7th March marks the annual celebration of and the team here at Fulton Umbrellas couldn’t be more excited. Whether you’re celebrating at school or in the office like us, nothing feels more exhilarating than revisiting some of our favourite books and channelling the looks of the most iconic literary characters.
We take a look at some of our favourite characters — see if you can spot the running theme…
1. Rubeus Hagrid
Hagrid has become a household name around the world after appearing in J.K. Rowling’s Harry Potter book series. According to the author, the character was one of the first to be created and stated that the name come from an old English word that meant ‘you’d have a bad night’. This was well associated with this particular character because he was a big drinker and experienced a lot of regrettable nights!
In the book, Hagrid was forbidden to use magic after his expulsion from Hogwarts School of Witchcraft and Wizardry and the Ministry of Magic broke his wand as a result. However, Hagrid kept the broken pieces inside of his pink umbrella and performed small spells from time to time — such as giving Dudley Dursley a pig’s tail and opening up Diagon Alley!
2. Mr Tumnus
Everyone who has ever read The Lion, the Witch, and the Wardrobe by C.S. Lewis loves Mr Tumnus. This character was first introduced to the literary world back in 1950 and was actually responsible for the entire book series. The author admitted that a picture of a Faun carrying an umbrella and parcels in a snowy wood had been in his mind since the age of 16.
However, it wasn’t until CS Lewis was in his 40s where he decided to develop the world and create this story we all know and love. And how awesome is it that a best-selling book idea came from an umbrella?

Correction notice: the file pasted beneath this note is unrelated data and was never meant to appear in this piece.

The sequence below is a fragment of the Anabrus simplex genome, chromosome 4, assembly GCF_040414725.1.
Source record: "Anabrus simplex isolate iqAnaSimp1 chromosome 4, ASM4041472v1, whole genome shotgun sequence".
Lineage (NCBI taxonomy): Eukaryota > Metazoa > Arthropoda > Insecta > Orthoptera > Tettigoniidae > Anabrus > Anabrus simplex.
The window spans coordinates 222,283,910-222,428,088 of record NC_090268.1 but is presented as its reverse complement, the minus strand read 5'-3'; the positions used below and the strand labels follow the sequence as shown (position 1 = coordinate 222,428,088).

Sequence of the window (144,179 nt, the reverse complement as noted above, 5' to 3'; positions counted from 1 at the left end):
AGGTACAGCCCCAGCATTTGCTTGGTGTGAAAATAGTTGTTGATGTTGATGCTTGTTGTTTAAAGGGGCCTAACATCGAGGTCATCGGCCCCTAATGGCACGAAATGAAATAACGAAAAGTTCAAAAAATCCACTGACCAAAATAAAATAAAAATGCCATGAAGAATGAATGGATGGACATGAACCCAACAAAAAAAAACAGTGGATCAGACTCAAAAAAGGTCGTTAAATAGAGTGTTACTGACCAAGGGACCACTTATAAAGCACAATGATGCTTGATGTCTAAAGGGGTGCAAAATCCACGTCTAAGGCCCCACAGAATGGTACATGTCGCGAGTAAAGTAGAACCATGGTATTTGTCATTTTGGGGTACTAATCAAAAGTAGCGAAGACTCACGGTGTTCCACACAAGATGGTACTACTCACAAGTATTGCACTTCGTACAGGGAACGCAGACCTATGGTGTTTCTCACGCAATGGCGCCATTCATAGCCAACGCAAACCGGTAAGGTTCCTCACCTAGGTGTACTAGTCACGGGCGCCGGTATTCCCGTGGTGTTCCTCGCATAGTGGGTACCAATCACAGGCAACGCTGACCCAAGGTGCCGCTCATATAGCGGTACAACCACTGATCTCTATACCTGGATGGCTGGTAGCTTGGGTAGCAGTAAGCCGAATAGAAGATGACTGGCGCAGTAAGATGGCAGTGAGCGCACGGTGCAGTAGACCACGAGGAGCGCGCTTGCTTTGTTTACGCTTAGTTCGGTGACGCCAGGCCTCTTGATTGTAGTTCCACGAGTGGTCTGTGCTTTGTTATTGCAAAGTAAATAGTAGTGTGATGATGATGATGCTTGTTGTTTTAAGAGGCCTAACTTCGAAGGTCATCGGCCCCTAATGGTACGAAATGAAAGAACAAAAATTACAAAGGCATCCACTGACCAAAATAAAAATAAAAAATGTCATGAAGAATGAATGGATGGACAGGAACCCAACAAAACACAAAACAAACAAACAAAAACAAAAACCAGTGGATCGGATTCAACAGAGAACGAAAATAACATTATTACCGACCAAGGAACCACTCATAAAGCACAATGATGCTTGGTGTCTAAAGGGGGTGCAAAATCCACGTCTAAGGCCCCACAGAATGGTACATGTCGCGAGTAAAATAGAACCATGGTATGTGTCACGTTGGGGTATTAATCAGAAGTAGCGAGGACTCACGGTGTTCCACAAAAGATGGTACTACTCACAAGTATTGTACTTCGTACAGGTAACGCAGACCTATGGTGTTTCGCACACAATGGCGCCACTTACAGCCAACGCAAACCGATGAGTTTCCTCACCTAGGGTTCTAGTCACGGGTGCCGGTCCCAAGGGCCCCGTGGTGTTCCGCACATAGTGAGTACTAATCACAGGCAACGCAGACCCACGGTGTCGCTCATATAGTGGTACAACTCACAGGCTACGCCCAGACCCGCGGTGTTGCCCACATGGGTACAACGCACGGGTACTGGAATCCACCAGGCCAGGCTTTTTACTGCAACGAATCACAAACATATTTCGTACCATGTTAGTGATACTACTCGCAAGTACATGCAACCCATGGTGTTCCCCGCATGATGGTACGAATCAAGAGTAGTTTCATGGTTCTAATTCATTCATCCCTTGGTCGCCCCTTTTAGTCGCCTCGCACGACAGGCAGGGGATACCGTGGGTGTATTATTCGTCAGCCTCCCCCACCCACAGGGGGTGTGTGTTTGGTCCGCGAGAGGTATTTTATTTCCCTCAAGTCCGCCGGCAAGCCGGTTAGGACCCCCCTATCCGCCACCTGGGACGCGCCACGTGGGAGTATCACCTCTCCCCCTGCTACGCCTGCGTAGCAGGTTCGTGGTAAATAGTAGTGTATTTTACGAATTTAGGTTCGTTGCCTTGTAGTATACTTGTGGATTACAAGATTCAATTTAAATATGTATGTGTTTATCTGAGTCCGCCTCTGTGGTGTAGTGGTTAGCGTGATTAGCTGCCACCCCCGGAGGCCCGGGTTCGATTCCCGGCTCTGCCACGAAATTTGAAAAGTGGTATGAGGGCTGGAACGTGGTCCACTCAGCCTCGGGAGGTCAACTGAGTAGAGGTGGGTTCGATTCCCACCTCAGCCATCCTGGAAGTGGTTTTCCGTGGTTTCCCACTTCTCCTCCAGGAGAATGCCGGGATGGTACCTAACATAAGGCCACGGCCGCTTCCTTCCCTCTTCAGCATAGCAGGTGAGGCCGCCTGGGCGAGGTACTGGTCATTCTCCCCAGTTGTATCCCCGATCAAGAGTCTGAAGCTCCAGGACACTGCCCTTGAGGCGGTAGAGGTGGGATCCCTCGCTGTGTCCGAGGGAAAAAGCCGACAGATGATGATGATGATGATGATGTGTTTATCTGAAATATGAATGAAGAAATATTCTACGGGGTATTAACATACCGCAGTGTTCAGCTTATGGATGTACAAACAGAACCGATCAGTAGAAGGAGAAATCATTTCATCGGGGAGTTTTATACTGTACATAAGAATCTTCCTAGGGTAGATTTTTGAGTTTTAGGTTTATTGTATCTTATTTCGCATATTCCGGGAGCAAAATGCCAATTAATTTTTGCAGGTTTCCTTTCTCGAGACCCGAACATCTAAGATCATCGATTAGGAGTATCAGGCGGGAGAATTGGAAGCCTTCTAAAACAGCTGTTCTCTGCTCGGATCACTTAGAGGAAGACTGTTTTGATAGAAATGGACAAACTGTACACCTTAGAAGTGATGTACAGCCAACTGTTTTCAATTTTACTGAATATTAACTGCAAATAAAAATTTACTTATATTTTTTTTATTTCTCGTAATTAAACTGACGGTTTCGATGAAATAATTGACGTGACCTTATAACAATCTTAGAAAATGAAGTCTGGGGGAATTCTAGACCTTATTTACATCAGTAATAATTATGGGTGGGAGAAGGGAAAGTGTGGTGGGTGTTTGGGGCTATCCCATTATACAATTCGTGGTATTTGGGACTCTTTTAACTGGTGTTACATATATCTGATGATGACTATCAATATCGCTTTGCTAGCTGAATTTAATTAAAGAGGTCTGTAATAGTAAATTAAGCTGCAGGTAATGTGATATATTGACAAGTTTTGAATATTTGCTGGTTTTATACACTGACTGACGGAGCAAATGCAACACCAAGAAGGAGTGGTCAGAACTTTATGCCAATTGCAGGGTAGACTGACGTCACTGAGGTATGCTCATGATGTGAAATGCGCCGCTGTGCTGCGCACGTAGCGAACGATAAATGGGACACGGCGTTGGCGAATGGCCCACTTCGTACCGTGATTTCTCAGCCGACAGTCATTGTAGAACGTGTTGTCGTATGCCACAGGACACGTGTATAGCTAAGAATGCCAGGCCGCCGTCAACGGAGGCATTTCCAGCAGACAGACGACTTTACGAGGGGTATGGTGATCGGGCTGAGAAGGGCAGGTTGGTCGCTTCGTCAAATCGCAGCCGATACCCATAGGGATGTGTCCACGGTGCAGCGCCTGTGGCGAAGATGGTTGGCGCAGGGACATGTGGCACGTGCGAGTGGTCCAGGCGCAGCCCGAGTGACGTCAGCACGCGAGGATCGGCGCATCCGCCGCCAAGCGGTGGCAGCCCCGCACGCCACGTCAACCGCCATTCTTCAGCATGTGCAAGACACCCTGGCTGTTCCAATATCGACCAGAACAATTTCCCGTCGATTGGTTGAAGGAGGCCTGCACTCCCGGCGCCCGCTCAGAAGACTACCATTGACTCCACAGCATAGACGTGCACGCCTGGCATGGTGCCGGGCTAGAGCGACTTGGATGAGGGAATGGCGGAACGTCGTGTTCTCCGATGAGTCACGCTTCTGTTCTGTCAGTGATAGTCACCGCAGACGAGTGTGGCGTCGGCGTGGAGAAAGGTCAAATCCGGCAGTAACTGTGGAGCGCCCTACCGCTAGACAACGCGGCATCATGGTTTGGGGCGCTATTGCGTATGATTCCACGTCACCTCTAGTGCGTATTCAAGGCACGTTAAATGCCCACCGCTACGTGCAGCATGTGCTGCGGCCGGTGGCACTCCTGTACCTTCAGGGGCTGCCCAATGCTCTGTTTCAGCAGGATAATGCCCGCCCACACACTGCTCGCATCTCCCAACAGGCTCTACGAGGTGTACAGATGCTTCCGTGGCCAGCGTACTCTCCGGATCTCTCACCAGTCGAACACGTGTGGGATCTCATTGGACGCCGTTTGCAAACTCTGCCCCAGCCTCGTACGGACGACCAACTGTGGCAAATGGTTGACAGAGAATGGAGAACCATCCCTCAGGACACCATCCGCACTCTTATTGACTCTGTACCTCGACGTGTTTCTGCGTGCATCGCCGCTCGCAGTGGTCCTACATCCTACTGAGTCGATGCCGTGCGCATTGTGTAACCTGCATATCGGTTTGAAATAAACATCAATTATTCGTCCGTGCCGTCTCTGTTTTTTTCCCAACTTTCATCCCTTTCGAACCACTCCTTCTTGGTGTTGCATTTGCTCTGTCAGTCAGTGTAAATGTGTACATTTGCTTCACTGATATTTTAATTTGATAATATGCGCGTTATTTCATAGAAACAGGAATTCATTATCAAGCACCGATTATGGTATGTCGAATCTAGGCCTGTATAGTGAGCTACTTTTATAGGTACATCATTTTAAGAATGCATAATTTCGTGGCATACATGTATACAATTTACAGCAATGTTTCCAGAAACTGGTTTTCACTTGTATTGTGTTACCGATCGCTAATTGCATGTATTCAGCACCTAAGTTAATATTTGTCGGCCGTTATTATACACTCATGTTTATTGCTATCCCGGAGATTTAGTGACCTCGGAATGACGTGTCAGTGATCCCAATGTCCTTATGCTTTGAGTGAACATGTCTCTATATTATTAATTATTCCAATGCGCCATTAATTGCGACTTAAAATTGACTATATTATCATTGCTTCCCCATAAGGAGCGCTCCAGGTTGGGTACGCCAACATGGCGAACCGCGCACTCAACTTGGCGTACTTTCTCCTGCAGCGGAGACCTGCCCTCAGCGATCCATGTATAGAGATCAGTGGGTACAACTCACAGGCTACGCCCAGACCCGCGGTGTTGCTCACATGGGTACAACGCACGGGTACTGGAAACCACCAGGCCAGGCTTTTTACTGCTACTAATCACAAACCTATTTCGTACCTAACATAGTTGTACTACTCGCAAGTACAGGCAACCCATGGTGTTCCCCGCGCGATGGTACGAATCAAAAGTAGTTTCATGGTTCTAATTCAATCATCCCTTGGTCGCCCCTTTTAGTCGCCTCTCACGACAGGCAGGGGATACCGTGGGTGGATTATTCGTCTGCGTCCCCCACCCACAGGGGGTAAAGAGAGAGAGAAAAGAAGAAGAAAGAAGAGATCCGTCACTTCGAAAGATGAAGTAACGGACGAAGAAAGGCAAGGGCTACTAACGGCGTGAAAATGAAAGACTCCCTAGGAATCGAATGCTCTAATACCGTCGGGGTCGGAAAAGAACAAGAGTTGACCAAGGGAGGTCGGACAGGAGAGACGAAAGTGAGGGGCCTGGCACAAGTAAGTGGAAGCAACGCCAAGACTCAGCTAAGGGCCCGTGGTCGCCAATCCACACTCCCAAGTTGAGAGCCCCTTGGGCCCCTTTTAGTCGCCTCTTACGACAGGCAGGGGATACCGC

3. John Darling
Quintessentially the most British literary character of them all, John Darling from J.M. Barrie’s Peter Pan is kind of friend we want in our group. What makes this character stand out from the crowd is his witty one-liners, over-the-top reactions, and of course, his Neverland attire — don’t judge him, it was late at night when they travelled second star to the right and straight on till morning.
His Neverland attire included his pyjamas, top hat, and his umbrella (as he could never bring himself to leave without such items)! We’re beginning to spot a trend with some of our favourite characters here…
4. Mary Poppins
P.L. Travers brought us the joy of Mary Poppins and the Banks family. Countless books and two films later, this is one story that has truly merged itself with British culture. The character, who was blown into our lives by the East wind, accepts a nanny job to look after the children at Number 17 Cherry Tree Lane in London until the wind changes.
With a magical touch to her presence, the children experience a tea party on a ceiling with Mr. Wigg, a trip around the world with a compass, the purchase of gingerbread stars from Mrs. Corry, meeting the Bird Woman, a visit to the zoo, and more. However, then the wind changes, she opens up her umbrella and the West wind carries her away! Next time she should bring her windproof umbrella…
5. Christopher Robin
One thing we admire about British literature is the friendship that blossomed between Winnie the Pooh and Christopher Robin in the world created by A.A. Milne. Christopher Robin is one character that often takes an umbrella with him when out and about and even uses it in the first story — to deceive some bees!
As well as this, him and Pooh set sail in an umbrella named the ‘Brain of Pooh’ when Piglet, another fascinating character in this world, is surrounded by water!